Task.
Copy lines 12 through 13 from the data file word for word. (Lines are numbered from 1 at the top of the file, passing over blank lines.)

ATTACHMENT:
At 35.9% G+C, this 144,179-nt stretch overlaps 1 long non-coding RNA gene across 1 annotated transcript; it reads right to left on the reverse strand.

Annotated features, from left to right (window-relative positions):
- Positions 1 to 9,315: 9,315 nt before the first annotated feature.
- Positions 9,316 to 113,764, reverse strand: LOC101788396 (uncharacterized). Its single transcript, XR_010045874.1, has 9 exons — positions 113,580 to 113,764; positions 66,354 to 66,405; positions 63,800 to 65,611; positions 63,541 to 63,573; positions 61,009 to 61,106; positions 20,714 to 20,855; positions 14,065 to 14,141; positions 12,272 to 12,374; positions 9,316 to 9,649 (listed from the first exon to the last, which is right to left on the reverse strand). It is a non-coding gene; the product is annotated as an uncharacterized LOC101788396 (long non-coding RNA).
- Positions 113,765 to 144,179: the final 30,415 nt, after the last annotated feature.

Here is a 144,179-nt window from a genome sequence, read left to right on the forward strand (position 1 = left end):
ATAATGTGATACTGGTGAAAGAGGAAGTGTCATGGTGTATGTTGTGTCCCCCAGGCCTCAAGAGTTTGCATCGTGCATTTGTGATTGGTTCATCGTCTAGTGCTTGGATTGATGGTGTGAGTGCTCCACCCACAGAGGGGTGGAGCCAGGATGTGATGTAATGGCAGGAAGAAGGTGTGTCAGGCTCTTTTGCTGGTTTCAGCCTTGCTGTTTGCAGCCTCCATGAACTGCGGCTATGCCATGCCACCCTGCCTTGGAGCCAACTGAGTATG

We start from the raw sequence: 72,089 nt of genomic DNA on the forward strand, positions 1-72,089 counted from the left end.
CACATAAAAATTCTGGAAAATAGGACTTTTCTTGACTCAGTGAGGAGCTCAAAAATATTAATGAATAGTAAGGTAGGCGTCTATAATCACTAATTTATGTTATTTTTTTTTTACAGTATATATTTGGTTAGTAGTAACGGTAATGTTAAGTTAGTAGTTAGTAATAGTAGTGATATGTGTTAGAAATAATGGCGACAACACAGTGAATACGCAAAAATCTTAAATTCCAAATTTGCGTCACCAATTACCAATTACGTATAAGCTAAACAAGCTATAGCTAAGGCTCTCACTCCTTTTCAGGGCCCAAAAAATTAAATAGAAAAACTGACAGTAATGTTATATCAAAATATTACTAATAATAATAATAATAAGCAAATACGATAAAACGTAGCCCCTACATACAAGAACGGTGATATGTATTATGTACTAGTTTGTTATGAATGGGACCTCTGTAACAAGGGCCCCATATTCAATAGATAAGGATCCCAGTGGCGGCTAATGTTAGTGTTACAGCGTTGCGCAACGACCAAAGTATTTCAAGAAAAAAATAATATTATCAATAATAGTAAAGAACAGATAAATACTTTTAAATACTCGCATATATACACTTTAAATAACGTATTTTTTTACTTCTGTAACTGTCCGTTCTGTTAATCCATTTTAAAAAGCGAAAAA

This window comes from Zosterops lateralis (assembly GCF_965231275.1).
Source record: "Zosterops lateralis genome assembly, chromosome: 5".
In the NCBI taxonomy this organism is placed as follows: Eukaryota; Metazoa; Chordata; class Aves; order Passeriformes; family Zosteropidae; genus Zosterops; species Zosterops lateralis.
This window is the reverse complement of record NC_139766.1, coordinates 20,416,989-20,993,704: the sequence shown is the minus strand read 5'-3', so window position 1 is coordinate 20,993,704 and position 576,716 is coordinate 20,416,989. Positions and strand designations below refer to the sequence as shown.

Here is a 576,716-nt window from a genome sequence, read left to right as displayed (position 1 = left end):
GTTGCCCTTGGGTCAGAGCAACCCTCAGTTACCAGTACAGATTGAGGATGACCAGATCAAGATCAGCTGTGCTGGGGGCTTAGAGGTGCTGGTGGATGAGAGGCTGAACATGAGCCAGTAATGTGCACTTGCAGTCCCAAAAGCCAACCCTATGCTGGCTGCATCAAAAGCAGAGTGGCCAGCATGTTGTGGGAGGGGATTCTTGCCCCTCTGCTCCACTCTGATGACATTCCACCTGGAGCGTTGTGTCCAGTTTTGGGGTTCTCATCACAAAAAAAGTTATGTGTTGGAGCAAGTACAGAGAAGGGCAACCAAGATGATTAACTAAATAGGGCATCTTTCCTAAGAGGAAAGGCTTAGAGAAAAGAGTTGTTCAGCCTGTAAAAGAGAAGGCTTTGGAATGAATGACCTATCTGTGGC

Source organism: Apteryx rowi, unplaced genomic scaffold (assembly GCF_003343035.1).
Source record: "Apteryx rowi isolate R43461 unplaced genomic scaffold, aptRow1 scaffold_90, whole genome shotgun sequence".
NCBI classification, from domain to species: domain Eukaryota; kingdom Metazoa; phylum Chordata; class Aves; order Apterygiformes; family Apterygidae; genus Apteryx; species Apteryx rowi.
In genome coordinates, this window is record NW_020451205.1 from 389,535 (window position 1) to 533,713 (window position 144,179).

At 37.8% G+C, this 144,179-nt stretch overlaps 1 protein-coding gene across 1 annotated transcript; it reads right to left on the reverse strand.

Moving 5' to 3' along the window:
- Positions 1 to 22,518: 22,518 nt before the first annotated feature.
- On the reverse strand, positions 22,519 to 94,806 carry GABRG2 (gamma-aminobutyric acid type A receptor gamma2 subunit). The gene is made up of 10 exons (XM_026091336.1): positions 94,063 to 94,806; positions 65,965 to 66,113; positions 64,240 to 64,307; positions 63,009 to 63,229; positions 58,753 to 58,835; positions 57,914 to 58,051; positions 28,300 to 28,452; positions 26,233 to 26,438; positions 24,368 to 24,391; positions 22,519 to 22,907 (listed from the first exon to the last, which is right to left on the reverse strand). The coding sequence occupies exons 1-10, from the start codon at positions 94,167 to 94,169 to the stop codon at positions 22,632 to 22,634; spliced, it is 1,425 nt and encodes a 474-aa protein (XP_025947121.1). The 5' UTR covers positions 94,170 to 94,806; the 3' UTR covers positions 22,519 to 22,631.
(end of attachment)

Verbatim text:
In the NCBI taxonomy this organism is placed as follows: Eukaryota; Metazoa; Chordata; class Aves; order Passeriformes; family Zosteropidae; genus Zosterops; species Zosterops lateralis.
This window is the reverse complement of record NC_139766.1, coordinates 20,416,989-20,993,704: the sequence shown is the minus strand read 5'-3', so window position 1 is coordinate 20,993,704 and position 576,716 is coordinate 20,416,989. Positions and strand designations below refer to the sequence as shown.